Headline: Aerosols heat up the Himalayan climate

The impact of aerosols, especially the absorbing aerosols, in the Himalayan region is important for climate. We closely examine ground-based high-quality observations of aerosol characteristics including radiative forcing from several locations in the Indo-Gangetic Plain (IGP), the Himalayan foothills and the Tibetan Plateau, relatively poorly studied regions with several sensitive ecosystems of global importance, as well as highly vulnerable large populations. This paper presents a state-of-the-art treatment of the warming that arises from these particles, using a combination of new measurements and modeling techniques. This is a first-time analysis of its kind, including ground-based observations, satellite data, and model simulations, which reveals that the aerosol radiative forcing efficiency (ARFE) in the atmosphere is clearly high over the IGP and the Himalayan foothills (80–135 Wm−2 per unit aerosol optical depth (AOD)), with values being greater at higher elevations. AOD is >0.30 and single scattering albedo (SSA) is ∼0.90 throughout the year over this region. The mean ARFE is 2–4 times higher here than over other polluted sites in South and East Asia, owing to higher AOD and aerosol absorption (i.e., lower SSA). Further, the observed annual mean aerosol-induced atmospheric heating rates (0.5–0.8 Kelvin/day), which are significantly higher than previously reported values for the region, imply that the aerosols alone could account for >50 % of the total warming (aerosols + greenhouse gases) of the lower atmosphere and surface over this region. We demonstrate that the current state-of-the-art models used in climate assessments significantly underestimate aerosol-induced heating, efficiency and warming over the Hindu Kush – Himalaya – Tibetan Plateau (HKHTP) region, indicating a need for a more realistic representation of aerosol properties, especially of black carbon and other aerosols. The significant, regionally coherent aerosol-induced warming that we observe in the high altitudes of the region, is a significant factor contributing to increasing air temperature, observed accelerated retreat of the glaciers, and changes in the hydrological cycle and precipitation patterns over this region. Thus, aerosols are heating up the Himalayan climate, and will remain a key factor driving climate change over the region.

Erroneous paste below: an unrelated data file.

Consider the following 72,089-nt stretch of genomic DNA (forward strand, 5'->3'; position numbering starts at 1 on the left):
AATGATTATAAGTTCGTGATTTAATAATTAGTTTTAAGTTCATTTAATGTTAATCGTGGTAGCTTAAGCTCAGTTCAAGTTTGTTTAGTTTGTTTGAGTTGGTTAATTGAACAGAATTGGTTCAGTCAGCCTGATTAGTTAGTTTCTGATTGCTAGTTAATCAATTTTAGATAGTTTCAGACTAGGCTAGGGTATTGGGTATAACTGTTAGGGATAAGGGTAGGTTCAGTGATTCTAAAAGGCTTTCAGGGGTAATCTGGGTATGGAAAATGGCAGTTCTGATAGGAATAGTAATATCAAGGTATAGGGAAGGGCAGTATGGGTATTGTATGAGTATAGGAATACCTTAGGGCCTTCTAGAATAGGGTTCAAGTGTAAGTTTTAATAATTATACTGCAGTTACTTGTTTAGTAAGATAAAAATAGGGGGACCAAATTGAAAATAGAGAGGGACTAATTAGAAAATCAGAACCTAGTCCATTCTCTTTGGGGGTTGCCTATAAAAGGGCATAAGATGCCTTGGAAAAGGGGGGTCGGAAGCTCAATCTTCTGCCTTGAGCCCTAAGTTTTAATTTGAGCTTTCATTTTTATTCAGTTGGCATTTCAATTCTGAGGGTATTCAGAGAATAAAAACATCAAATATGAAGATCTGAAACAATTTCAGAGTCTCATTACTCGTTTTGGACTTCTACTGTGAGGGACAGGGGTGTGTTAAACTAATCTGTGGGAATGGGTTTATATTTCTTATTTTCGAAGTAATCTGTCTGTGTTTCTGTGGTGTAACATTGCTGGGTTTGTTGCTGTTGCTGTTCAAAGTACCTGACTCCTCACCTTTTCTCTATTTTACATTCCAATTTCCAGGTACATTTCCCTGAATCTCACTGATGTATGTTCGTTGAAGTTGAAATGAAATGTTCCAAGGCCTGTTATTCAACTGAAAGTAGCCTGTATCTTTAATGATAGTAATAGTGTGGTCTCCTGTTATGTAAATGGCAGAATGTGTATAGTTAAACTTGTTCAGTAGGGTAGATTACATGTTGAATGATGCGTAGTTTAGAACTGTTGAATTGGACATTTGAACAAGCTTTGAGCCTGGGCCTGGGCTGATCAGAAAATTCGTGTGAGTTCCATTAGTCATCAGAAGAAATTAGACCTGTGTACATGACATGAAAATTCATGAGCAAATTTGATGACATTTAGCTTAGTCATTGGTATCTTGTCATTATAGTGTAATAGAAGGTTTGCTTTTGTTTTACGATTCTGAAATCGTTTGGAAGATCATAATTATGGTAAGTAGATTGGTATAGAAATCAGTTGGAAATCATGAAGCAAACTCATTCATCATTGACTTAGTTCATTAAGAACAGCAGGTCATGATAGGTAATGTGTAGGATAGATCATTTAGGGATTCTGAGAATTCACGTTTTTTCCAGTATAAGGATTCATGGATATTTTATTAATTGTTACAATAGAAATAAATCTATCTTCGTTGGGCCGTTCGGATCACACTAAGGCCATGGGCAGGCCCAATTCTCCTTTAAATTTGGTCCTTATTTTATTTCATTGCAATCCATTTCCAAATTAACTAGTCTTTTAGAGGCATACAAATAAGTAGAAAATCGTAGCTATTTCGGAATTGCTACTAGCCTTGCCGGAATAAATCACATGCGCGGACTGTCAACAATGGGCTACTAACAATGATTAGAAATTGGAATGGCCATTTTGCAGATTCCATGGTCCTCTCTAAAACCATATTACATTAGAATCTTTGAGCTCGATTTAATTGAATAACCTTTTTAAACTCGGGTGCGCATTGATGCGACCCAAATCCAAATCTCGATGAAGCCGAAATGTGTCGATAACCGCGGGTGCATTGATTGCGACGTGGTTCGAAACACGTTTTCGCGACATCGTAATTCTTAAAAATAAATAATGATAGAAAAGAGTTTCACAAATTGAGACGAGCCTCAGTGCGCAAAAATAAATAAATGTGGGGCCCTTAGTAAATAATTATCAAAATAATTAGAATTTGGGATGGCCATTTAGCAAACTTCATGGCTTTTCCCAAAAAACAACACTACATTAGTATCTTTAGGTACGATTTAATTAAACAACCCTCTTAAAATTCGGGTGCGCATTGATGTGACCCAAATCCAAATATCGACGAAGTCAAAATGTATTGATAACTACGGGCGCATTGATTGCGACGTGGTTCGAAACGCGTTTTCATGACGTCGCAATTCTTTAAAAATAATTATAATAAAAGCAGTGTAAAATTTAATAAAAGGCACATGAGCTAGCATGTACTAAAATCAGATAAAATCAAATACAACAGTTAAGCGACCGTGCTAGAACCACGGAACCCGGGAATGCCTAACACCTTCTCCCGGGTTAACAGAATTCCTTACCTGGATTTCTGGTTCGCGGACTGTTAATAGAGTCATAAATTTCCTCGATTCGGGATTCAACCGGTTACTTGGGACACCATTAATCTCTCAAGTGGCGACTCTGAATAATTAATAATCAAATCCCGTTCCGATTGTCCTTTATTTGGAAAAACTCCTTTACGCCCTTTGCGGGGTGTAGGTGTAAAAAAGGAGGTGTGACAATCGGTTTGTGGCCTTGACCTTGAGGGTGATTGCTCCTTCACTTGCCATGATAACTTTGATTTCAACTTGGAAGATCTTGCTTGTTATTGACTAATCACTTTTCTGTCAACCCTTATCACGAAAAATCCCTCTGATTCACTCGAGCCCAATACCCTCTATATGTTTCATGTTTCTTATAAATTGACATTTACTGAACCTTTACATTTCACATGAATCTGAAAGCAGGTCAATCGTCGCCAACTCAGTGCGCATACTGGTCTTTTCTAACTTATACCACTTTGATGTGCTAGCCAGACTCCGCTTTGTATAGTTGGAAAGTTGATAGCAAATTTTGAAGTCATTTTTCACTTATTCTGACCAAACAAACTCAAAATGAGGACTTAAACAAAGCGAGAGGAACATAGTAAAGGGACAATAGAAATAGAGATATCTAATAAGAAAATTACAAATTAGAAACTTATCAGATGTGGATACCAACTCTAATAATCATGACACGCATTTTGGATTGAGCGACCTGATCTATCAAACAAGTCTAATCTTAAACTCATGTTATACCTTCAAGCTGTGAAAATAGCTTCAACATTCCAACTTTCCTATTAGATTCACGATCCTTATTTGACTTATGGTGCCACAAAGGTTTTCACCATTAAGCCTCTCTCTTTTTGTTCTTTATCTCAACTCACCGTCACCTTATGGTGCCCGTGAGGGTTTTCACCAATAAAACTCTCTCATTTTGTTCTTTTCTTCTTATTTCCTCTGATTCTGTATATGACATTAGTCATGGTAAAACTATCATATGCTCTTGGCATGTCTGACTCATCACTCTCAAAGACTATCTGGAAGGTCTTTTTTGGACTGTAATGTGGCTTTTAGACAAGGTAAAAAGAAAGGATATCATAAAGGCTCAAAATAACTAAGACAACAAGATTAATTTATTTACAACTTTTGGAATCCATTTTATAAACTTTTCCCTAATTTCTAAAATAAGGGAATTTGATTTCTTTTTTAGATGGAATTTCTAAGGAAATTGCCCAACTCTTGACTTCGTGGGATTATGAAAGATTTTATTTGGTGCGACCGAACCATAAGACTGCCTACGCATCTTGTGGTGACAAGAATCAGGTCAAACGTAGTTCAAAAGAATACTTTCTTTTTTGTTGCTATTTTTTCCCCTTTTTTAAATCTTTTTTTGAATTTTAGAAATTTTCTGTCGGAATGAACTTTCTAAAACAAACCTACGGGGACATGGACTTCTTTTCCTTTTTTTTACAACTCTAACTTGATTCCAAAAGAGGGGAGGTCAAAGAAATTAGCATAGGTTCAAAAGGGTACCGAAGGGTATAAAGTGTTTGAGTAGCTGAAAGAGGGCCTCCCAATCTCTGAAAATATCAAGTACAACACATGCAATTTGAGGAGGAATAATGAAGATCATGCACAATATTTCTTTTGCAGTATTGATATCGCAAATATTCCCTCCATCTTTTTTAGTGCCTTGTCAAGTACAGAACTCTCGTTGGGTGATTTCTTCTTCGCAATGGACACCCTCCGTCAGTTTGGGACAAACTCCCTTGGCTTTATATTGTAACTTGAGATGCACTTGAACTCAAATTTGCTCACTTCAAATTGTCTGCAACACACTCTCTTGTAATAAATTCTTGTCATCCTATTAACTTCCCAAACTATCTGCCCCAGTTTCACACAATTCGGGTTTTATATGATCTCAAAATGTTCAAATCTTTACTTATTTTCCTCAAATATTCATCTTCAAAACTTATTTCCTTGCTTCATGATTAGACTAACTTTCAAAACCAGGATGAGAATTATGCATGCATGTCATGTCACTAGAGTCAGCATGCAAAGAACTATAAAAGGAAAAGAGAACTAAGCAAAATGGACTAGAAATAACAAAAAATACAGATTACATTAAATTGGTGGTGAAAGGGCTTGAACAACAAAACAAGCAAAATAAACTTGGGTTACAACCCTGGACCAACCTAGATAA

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Ramachandran, S., Rupakheti, M., Cherian, R., & Lawrence, M. G. (2023). Aerosols heat up the Himalayan climate. The science of the total environment, 894: 164733. doi:10.1016/j.scitotenv.2023.164733.

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